Is it safe to give someone my bank account number?
Financial transactions have come a long way since the days of chequebook and pen. Payments are now made instantly through apps or over the phone. However, convenience comes at a cost.
The uninitiated can easily fall victim to scams or, at the other end of the spectrum, miss out on the convenience of using these payment methods from fear of getting duped.
First let's clear up one myth - giving out your bank account number and BSB is fine.
"There is no issue in giving out your BSB/account details as it's only possible to deposit funds rather than withdraw funds," an ING spokesperson told Money.
"If an unauthorised debit occurs then the debiting institution is liable."
When using a credit card, make sure to only use secure sites of trusted businesses.
You should never email your card details, and only provide card details over the phone if it's a trusted third party or merchant.
New payments platform
The first few months of Australia's New Payments Platform (NPPP) - Australia's New Payments Platthe now standardised payments system for Australian financial transactions - underscored the security concerns around the new era of electronic payments.
Soon after launch, it was subjected to a series of hacks that exposed the PayIDs of thousands of customers, representing significant data theft.
However, consumers should rest easy knowing that no money was actually taken.
When you create a PayID your financial institution will ask you to verify your identity to prove you are the rightful owner of the information you are basing your PayID on, as well as the account you are linking it to.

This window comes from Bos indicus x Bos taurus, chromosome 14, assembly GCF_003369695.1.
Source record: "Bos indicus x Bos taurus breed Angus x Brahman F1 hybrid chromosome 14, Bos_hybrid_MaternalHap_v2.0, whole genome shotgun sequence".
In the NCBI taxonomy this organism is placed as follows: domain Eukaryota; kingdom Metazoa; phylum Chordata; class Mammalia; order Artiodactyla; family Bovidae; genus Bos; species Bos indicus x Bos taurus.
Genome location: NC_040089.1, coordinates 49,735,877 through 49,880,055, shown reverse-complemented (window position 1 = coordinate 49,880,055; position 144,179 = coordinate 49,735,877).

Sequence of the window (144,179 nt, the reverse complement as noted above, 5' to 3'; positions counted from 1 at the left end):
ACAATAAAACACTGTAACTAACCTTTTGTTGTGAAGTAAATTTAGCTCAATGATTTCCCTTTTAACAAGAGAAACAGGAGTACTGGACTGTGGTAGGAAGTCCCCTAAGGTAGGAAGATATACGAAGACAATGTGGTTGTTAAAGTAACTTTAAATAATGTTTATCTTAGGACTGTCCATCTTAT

You will also be asked to confirm what name is displayed when a person makes a payment to your PayID. This means that when a person is making a payment to your PayID, the name that you have chosen will be also be displayed, which has to be confirmed before the payment is completed.
"This additional confirmation step was intentionally built into the NPP payment process to reduce the likelihood of mistaken payments," says an NPP spokesperson.
Red flags to look out for
The government's Moneysmart website outlines some of the red flags to look out for, including:
- A payment to a person or company you don't know;
- A cash withdrawal from a place you've never been;
- A transaction on a date when you didn't use your account;
- A payment made twice.
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